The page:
Knightian Uncertainty: Bayesian Agents and the MMEU rule
Recently, I found myself in a conversation with someone advocating the use of Knightian uncertainty. We both agreed that there’s no point in singling out some of your uncertainty as “special” unless you treat it differently.
I am under the impression that most advice from advocates of Knightian uncertainty can be taken to heart in a Bayesian framework, and so I find the concept of “Knightian uncertainty” uncompelling. My friend, who I’m anonymizing as “Sir Percy”, claims that he does treat Knightian uncertainty differently from normal uncertainty, and so he needs to make the distinction. Unlike an aspiring Bayesian reasoner, who attempts to maximize expected value, he maximizes the minimum expected value given his Knightian uncertainty. This is the MMEU rule motivated previously.
This surprised me: is it possible for a rational agent to refuse to maximize expected utility? My reflexive reaction was simple:
If you’re a rational agent and you don’t think you’re maximizing expected utility, then you’ve misplaced your “utility” label.
Sir Percy had a response ready:
That can’t be. Remember Sir Percy’s coin toss. A coin has been tossed, and the event “H” is “the coin came up heads”. Consider the following two bets:
Pay 50¢ to be payed $1.10 if H
Pay 50¢ to be payed $1.10 if ¬H
I don’t know whether the coin was biased, I know only that my credence is in the interval
[0.4, 0.6]. When considering the first bet, I notice that the probability of H may be 0.4, in which case the bet is expected to lose me 6¢. When considering the second bet, I notice that the probability of H may be 0.6, in which case the bet is expected to lose me 6¢. But when considering both together, I see that I will win 10¢ with certainty. So I reject each bet if presented individually, but I will pay up to 10¢ to play the pair.
As you can see, my preferences change under agglomeration of bets. It’s not possible to view me as a Bayesian reasoner maximizing expected utility, because there is no credence you can assign to H such that a Bayesian reasoner shares my preferences. I can’t be maximizing expected utility, no matter where you put your labels.
My rejection was vague and unformed at the time. I’ve since fleshed it out, and it will be presented below. But before continuing, see if you can spot my argument on your own:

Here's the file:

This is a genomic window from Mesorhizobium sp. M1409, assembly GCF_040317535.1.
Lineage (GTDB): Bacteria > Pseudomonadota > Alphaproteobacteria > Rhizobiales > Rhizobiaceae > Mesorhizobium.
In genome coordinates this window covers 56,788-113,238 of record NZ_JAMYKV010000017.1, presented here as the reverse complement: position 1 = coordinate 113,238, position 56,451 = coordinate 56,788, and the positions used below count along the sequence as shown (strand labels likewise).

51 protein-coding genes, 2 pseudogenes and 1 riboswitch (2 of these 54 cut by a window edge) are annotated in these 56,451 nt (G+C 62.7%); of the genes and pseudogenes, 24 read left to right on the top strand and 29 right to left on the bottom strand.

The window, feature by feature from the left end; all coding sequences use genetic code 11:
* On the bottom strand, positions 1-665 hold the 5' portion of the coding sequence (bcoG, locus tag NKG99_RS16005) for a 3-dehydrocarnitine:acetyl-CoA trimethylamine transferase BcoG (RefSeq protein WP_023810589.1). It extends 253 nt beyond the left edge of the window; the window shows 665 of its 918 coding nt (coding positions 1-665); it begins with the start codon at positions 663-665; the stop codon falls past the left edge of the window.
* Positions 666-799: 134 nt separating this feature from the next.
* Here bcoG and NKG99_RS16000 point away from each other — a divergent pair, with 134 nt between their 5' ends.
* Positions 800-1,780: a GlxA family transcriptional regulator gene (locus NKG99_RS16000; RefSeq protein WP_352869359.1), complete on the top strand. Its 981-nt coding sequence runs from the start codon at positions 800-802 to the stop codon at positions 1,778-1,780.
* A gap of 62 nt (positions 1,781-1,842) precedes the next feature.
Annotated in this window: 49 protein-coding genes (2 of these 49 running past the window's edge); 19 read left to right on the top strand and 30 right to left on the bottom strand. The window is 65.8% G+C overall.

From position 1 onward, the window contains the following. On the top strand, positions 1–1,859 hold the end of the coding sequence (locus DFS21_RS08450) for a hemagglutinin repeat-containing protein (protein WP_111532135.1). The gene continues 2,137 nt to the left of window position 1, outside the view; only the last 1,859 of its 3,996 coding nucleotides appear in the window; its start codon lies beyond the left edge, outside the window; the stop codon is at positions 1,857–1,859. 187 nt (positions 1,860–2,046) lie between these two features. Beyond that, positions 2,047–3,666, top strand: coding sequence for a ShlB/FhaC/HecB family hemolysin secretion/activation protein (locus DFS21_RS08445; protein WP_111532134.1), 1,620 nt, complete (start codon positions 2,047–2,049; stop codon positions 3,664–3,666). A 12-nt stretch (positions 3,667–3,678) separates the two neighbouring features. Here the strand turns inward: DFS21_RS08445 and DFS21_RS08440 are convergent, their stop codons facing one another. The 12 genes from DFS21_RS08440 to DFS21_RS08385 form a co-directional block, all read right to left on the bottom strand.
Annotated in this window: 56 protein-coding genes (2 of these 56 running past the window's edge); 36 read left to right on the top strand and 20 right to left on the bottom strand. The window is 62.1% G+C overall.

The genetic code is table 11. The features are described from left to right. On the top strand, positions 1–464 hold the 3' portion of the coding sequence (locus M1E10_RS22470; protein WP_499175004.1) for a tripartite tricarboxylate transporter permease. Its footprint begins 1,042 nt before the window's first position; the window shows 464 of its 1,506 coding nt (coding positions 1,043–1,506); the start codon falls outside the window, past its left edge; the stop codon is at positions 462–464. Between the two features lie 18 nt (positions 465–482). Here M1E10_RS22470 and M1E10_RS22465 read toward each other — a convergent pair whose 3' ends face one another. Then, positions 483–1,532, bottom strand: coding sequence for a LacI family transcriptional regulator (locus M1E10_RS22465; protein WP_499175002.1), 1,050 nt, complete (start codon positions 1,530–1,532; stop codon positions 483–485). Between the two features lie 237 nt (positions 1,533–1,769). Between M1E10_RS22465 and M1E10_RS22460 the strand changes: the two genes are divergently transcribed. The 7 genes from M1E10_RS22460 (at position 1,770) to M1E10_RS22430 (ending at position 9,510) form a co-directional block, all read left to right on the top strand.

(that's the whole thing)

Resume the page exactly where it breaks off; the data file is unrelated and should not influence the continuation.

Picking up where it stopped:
My friend believes that H occured with probability in the interval [.4, .6]. He is unwilling to pay 50¢ to be payed $1.10 if H, and he is unwilling to pay 50¢ to be payed $1.10 if ¬H, but he is willing to pay up to 10¢ for the pair. There is no way to assign a credence to the event H such that these actions are traditionally consistent. Yet, if we allow that rational agents can in principle have preferences about ambiguity, then he is acting ‘rationally’ in some sense. Is the Bayesian framework capable of capturing agents with these preferences?
Short answer: Yes.
A Bayesian agent can act like this, and Sir Percy did put his utility label in the wrong place. In fact, there are two ways that a Bayesian idealization of Sir Percy can exhibit Sir Percy’s preferences. In the coin toss game, at least one of two things is happening:
Sir Percy isn’t treating H like an event.
Sir Percy isn’t treating money like utility.
I’ll explore both possibilities in turn, but first, let’s build a little intuition:
The preferences of a rational agent are not supposed to be invariant under agglomeration of bets. Imagine that there are two potions, a blue potion and a green potion. Each potion, taken alone, makes you sick. Both potions, taken together, give you superpowers. It may well be that you reject both “bet 1: 100% you drink the blue potion” and “bet 2: 100% you drink the green potion”, but that you happily pay for the pair.
This is not irrational: You could say there is no assignment of utility to the action “drink the blue potion” that makes my actions consistent, but this is an error. Preferences are not over actions, they are over outcomes. If I take bet 1, I get sick. If I take bet 2, I get sick. If I take them both together, I get superpowers.